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Remarks by Ambassador Michael Froman on the Launch of the Global Alliance for Trade Facilitation
December 17, 2015
“Thank you, Steven. Thank you to the WTO Secretariat staff for organizing this important and timely event. And of course, let me thank our hosts, the Government of Kenya, for bringing us together for this Ministerial Conference.
“It is fitting that we’ve gathered here to discuss trade facilitation. African countries and least-developed countries (LDCs) are expected to be among the biggest beneficiaries from implementation of this agreement. And to grow those benefits, I’m extremely pleased to welcome the launch of a new, unique initiative: the Global Alliance for Trade Facilitation, and to join the UK, Canada, Germany, Australia, the WTO, and very importantly, the private sector in this overall effort. I think you all know how important the Trade Facilitation Agreement is, both as the first multilateral agreement that the WTO was able to reach agreement on, and you all know the numbers, as the Director General laid out.
“The broader implications, including some of those laid out at the WTO Trade Report recently, about how the implementation of TFA can help promote export diversification, can help attract foreign direct investment, improve revenue collection, and very much support SMEs engagement with the global economy, are also quite important.
“I’d like to say from our own perspective, we know, as is the case for many countries, that SMEs are really the driving force of the economy. They are the job creators. And yet, when we ask our SMEs what are the biggest challenges they see facing them when they engage in international trade, the number one issue they point to are the complexities in the various customs procedures and border measures, and the TFA very much is an effort to address them.
“We were delighted to hear the news about the new ratification, and we hear there will be more of them coming soon, including, of course, Kenya’s ratification just a week or two ago here.
“Throughout this whole process, we’ve known that capacity building and technical assistance are going to be a key part of implementing trade facilitation. The United States, since 2001, invested in $17 billion in various trade capacity building efforts, including the trade hubs here in Africa. As we look at our own programs, we recognize that there’s more that we can do to improve upon what we have done, both in terms of scaling up our efforts, but also partnering with stakeholders like the private sector to make them even more effective.
“So a year ago, USAID convened a group of donors around the world, as well as private sector representatives, to talk about how we can work together to promote the implementation of the Trade Facilitation Agreement, and we have a whole of government approach, from USAID to the MCC, to our other organizations who play a significant role in this.
“What I'm most excited about is that this Global Alliance reflects a true public-private partnership. It depends on assessments, with real metrics on how we're doing so we can continue to improve how we deliver capacity building, and make sure it's having the desired effect.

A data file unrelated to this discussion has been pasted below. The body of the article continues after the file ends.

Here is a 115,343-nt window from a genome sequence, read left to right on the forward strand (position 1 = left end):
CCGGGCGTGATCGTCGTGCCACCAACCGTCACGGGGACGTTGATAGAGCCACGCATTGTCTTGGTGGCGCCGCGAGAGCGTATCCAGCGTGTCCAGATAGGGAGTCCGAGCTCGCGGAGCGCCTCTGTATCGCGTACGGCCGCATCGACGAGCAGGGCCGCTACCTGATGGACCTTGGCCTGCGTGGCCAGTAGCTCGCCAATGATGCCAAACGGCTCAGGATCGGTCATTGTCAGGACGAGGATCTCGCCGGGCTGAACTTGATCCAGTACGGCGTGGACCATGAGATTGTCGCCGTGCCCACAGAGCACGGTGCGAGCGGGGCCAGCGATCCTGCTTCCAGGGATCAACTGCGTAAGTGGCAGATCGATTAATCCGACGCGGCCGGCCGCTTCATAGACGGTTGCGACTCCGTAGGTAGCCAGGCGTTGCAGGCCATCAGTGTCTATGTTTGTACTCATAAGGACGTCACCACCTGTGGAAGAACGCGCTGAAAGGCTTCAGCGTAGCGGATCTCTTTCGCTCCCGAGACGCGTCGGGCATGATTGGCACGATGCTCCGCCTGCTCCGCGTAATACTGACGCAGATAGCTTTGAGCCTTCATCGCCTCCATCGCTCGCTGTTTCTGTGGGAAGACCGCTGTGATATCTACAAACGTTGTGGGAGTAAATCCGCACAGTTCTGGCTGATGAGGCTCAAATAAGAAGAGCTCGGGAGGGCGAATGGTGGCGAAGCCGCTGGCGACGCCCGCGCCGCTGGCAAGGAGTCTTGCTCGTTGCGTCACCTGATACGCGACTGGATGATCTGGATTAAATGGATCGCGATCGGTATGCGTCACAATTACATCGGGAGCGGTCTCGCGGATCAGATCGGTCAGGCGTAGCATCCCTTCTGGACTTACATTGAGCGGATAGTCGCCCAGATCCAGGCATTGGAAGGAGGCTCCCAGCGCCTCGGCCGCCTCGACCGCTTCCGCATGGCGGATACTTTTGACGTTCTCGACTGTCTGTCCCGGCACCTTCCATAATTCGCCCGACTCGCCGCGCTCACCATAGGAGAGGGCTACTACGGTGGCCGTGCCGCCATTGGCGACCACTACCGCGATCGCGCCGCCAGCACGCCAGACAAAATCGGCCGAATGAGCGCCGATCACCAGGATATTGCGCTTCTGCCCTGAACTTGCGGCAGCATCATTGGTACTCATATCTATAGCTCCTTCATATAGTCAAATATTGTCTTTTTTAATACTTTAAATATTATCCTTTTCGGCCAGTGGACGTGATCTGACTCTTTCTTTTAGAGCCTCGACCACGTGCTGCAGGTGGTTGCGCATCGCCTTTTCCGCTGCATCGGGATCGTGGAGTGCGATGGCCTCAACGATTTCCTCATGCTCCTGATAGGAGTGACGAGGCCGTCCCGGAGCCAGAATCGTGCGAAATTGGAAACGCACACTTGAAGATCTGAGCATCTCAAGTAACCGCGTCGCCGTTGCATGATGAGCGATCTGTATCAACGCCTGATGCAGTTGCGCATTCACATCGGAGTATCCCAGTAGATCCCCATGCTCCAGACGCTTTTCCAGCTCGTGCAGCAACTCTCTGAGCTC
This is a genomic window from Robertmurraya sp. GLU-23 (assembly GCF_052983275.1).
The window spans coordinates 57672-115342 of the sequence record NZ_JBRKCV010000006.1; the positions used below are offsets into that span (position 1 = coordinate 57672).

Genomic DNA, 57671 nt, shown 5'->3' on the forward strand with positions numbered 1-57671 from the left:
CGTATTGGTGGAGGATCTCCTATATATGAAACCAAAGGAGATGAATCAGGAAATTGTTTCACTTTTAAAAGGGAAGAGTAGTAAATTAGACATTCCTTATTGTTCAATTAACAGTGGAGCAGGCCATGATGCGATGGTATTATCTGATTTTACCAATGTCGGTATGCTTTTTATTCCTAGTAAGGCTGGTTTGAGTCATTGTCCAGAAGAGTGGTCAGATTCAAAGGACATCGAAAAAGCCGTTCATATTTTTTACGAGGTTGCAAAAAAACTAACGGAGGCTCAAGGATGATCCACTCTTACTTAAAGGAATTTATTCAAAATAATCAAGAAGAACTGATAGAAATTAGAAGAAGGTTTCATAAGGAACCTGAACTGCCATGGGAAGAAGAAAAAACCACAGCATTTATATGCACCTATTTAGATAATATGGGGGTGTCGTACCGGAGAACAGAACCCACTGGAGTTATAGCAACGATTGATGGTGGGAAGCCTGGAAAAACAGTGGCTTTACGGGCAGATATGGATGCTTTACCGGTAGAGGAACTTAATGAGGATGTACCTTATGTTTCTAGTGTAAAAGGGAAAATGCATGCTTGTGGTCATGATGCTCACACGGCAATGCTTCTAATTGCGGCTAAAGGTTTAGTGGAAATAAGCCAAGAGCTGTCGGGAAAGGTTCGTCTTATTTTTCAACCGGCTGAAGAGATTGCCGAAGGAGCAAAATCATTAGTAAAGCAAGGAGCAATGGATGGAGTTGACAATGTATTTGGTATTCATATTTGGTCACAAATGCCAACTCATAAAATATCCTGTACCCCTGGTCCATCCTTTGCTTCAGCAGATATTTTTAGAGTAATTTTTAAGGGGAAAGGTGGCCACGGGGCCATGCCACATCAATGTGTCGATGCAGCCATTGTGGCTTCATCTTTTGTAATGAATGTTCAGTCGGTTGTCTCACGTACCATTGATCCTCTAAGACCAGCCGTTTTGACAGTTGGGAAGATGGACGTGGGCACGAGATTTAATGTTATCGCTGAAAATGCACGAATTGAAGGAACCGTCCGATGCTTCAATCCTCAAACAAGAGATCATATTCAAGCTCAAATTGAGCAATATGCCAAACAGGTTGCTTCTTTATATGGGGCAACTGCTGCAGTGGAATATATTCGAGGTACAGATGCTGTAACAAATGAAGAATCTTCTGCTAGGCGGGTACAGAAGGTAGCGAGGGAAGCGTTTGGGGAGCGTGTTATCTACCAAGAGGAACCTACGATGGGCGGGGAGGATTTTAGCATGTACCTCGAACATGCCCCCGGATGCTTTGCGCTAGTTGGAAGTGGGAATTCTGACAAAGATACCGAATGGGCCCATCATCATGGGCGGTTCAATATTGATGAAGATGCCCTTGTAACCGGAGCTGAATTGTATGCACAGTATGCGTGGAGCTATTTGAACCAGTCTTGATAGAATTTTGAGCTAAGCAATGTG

“The U.S. has mobilized $50 million to support the Global Alliance. I'm delighted to be joined by Lord Maude and by Steven Pope from DHL. DHL has been one of the leading forces behind this agreement from the beginning, and I want to thank the ICC, the World Economic Forum, and the Center for International Private Enterprise for the role they are playing in this.
“We're fully committed to seeing that TFA is ratified and fully implemented, including providing a robust technical assistance and capacity building support to developing countries who need it in order to implement their obligations. Leading this Global Alliance is a critical role in that overall process, and I'm very supportive of the work going forward.”
The WTO Trade Facilitation Agreement was concluded at the WTO Ministerial Conference in Bali in 2013. The TFA contains provisions for expediting the movement, release and clearance of goods, including goods in transit. It further contains provisions for technical assistance and capacity building in this area. The agreement will enter into force upon acceptance by two thirds of the WTO Membership. As of December 17, 2015, the WTO has received 63 acceptances from developed and developing countries – including five LDCs.
To fulfill their commitment to help developing countries and LDCs implement the TFA, the United States, along with Australia, Canada, Germany and the United Kingdom laid the groundwork to pursue a new model of assistance that partnered with the private sector to support rapid and full implementation of the TFA. The Global Alliance for Trade Facilitation (GATF) is the result of that effort. Based on contributions identified so far, the GATF is the largest pool of resources dedicated to TFA implementation. This partnership is supported by a Secretariat created by the World Economic Forum, the International Chamber of Commerce, and the Center for International Private Enterprise, and by the private sector representatives and others who are contributing their expertise and resources for this noteworthy mission.